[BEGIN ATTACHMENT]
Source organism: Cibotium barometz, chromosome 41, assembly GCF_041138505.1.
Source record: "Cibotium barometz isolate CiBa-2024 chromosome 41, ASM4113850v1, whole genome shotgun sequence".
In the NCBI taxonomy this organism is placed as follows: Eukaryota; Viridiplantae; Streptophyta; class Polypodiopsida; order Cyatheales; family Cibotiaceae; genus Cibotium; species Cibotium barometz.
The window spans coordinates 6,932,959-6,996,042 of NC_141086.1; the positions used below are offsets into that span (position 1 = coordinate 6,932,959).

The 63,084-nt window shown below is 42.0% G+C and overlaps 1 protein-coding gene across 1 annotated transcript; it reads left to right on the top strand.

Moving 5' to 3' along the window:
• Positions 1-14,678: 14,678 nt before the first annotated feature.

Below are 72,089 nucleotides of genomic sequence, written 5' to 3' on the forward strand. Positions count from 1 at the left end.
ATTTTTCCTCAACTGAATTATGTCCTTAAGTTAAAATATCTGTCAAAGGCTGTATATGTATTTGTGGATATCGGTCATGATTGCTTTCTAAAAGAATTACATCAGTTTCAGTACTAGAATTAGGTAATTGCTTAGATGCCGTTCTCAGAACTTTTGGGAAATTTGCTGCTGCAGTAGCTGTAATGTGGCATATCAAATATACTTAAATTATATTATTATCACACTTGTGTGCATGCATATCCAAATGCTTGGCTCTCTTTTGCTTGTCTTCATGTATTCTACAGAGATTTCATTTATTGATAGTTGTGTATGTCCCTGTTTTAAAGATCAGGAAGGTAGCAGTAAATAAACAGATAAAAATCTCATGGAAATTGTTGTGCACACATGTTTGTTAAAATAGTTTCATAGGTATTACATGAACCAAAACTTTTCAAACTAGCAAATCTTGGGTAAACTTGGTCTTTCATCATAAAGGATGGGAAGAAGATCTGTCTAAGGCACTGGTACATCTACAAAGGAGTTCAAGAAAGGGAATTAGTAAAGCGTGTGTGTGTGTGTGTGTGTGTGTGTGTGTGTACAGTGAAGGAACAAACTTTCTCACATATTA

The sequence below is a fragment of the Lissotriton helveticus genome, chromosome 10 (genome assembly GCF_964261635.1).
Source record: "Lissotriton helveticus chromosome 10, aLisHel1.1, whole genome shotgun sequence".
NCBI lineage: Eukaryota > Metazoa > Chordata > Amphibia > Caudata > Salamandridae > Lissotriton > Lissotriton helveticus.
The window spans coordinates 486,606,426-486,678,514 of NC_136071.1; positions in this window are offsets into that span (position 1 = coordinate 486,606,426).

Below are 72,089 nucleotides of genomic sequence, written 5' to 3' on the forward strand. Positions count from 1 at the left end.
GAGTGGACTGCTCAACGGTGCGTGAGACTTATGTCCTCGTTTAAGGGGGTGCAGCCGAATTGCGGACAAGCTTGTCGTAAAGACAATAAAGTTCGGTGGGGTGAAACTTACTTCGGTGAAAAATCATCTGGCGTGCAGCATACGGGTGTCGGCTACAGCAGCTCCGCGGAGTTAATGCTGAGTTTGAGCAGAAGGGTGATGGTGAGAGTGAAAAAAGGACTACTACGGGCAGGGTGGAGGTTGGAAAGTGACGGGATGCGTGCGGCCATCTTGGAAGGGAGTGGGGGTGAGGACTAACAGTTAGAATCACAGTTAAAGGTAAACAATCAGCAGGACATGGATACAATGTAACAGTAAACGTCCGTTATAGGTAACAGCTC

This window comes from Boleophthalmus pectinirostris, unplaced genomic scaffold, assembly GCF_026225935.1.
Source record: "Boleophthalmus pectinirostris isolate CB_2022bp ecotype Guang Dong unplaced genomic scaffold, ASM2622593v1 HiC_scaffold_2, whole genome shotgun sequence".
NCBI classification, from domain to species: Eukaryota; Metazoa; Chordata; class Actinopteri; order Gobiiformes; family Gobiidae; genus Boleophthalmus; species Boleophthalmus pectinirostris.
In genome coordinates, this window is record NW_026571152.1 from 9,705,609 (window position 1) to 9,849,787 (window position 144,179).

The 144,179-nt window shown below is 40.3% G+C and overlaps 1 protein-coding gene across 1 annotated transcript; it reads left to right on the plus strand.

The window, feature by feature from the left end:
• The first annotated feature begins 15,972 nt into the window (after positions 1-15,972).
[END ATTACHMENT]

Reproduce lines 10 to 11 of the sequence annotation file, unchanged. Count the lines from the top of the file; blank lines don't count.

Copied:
The sequence below is a fragment of the Lissotriton helveticus genome, chromosome 10 (genome assembly GCF_964261635.1).
Source record: "Lissotriton helveticus chromosome 10, aLisHel1.1, whole genome shotgun sequence".